Lots of data has been collected over the last decade about Millennials and their views on faith. Organizations like Barna Group have done survey after survey and have shown that some interesting trends exist among our generation as a whole. Focusing on Millennials who were raised in church, we break down into four major attitudes.
10% have left the faith completely. This can be encouraging. Despite the mass exodus of young people from churches we see, 90% are still holding on to their faith and personal practice of it even though many are ditching the institutionalized practice of it.
20% are still in churches and are happy. They haven’t seen major problems within their congregations or problems resulting from their institutional practice of faith. To them, church attendance is a practical AND enjoyable expression of faith.
30% are in churches but are unhappy. They see major problems but continue with church attendance for a variety of reasons. The important thing for this group is that, despite all it’s flaws churches are still worth supporting through attendance and possibly finances.
40% are the rogues – those who abandoned the herd to practice faith in the streets, in our homes, among the lost instead of in the building on Sunday mornings. They see the institutional churches of our era as more damaging than helpful to the Kingdom, and have walked out on the institutions our parents and grandparents built to practice faith in a far more personal way, a far more tight-knit community.
When we started our blog one year ago, we knew we all had the same complaints and frustrations, hopes and callings. What we didn’t know was how many of us there really are out there. Not only have 40% of Millennials, the largest generation in American history, already walked out of institutional churches, but 30% more are on the verge and 10% have gone so far as to leave the faith. That’s 80% of our generation who have serious concerns about churches “doing business as usual” – so grave are our concerns, that we’re voting with our feet and finding God elsewhere.
We have not just found this trend among Millennials, however. Large groups of other generations are being guided by God along the same faith walk – leaving the institutions of faith to rediscover the tight-knit community early Christians experienced, and leaving the institutional practices of churches to experience God in more personal ways.
One of the fast growing groups that share this conviction and faith journey is the “Unchurching” movement – and that is who we’d like to spotlight today!
Unchurching is based on a book by the same title, written by Richard Jacobson. The subtitle is “Christianity without Churchianity” and it delves into the worrisome trends of modern American Christianity to put churches and their traditions on a pedestal higher than Christ and his Kingdom.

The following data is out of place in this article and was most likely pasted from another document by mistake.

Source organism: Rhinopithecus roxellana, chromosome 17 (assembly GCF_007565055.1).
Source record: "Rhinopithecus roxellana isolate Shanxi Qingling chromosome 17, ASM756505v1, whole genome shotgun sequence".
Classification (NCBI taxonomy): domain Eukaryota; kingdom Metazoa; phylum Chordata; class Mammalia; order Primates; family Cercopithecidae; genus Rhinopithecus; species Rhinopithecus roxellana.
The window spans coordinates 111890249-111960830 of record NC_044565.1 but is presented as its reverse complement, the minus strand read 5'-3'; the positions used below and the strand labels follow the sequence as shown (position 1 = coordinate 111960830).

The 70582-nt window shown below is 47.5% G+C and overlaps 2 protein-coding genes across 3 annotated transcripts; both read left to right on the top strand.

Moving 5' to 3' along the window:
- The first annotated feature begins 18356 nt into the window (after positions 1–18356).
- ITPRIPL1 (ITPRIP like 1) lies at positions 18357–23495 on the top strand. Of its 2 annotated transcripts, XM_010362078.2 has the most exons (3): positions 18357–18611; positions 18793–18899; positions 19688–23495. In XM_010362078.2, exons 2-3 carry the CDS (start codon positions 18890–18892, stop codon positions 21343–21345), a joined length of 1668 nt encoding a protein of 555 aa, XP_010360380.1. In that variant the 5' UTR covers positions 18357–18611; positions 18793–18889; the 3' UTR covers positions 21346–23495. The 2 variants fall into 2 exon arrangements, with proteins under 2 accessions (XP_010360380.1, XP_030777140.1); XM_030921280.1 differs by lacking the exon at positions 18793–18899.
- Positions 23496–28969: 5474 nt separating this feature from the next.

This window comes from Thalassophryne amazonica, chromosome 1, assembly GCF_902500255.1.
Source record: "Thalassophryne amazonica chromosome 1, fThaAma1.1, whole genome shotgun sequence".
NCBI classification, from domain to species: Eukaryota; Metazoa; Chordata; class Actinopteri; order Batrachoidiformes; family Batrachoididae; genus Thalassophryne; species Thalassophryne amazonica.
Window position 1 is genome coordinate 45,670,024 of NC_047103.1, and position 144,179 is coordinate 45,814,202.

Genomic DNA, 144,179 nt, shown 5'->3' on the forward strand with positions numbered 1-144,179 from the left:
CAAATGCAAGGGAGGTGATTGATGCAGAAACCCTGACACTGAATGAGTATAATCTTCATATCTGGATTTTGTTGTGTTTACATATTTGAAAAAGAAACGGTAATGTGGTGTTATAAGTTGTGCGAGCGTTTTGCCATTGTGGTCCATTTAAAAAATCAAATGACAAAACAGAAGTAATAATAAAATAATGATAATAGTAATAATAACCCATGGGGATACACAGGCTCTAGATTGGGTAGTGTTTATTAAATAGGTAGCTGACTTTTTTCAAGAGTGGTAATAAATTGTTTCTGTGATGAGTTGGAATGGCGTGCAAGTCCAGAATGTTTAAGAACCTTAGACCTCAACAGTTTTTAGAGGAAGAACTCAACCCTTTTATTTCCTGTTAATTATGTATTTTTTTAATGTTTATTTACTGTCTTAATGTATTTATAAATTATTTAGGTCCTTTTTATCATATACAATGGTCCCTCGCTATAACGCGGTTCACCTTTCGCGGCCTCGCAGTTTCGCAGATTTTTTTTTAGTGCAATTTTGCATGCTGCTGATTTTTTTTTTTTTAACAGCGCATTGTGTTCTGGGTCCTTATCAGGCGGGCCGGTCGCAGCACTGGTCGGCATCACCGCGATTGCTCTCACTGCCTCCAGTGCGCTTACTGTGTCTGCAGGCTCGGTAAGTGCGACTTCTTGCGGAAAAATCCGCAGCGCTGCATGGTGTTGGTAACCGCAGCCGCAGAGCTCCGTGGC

It’s well known that many Christians get distracted by the trappings. You have to do communion the same way WE do, or else you’re not a real Believer. You have to do baptism the same way, go to church on the same day, use the same symbol, fixate on the same passage, give the same percentage of your income – or else you aren’t one of us.
This herd mentality is extremely common in churches. It’s conformity over freedom, and it damages the diversity and freedom the Kingdom of God was meant to bring. If you don’t do everything like our church does, if you don’t agree with every element of our statement of faith, if you don’t interpret every passage of Scripture the same way we do – then we disown you. The allegiance to the business corporation is often shockingly unChristian.
Unchurching is a growing movement of Christians who are leaving churches and the allegiance to trappings churches demand in order to find God, experience him more personally, and enjoy smaller, tight-knit communities that don’t put institutional concerns in front of godliness.
Many of those unchurching leave church after neglect, abuse or becoming disenchanted from seeing the goals of the Kingdom hijacked by supposed Christian leaders for church empire purposes. Because of this, the unchurching movement has become a support group for refugees from the church.
So if you are one of those who consider themselves “unchurched,” we want to encourage you.
- You are not alone. There are hundreds of thousands of us.
- You are right. There are serious problems in the way most churches practice the faith – problems that lead to serious damages in the lives of God’s children.
- There is hope. Those who leave the church often tell stories of how God healed them of their wounds and brought them to a closer personal relationship as well as connected them with more sincere and authentic Christian community.
In Jacobson’s words, those who are unchurching “not only want a different expression, we want an entirely different experience.” It isn’t about moving the same old church practices to a smaller venue. It’s about reassessing every one of those practices to see if they meet the needs of the Kingdom, advance the message of the Gospel, and draw us closer to God.
“We are moving completely against current culture, including the current church culture.” – http://www.unchurching.com/blog/
“Unchurching” is just one of many movements seeking to rally those who are leaving institutional faith to rediscover the wonders of personal faith and intimate faith community.
To learn more about them, check out their website at Unchurching.com
You can also find them on social media. “Unchurching Group” on Facebook is a place where over 4,300 people have connected to share their stories of leaving the church and finding God.
Even if you haven’t left church, it is important to connect with those who have left. Only by developing relationships with those who left can you better understand how they practice faith different from you and how churches can reconnect with those of us that have gone rogue.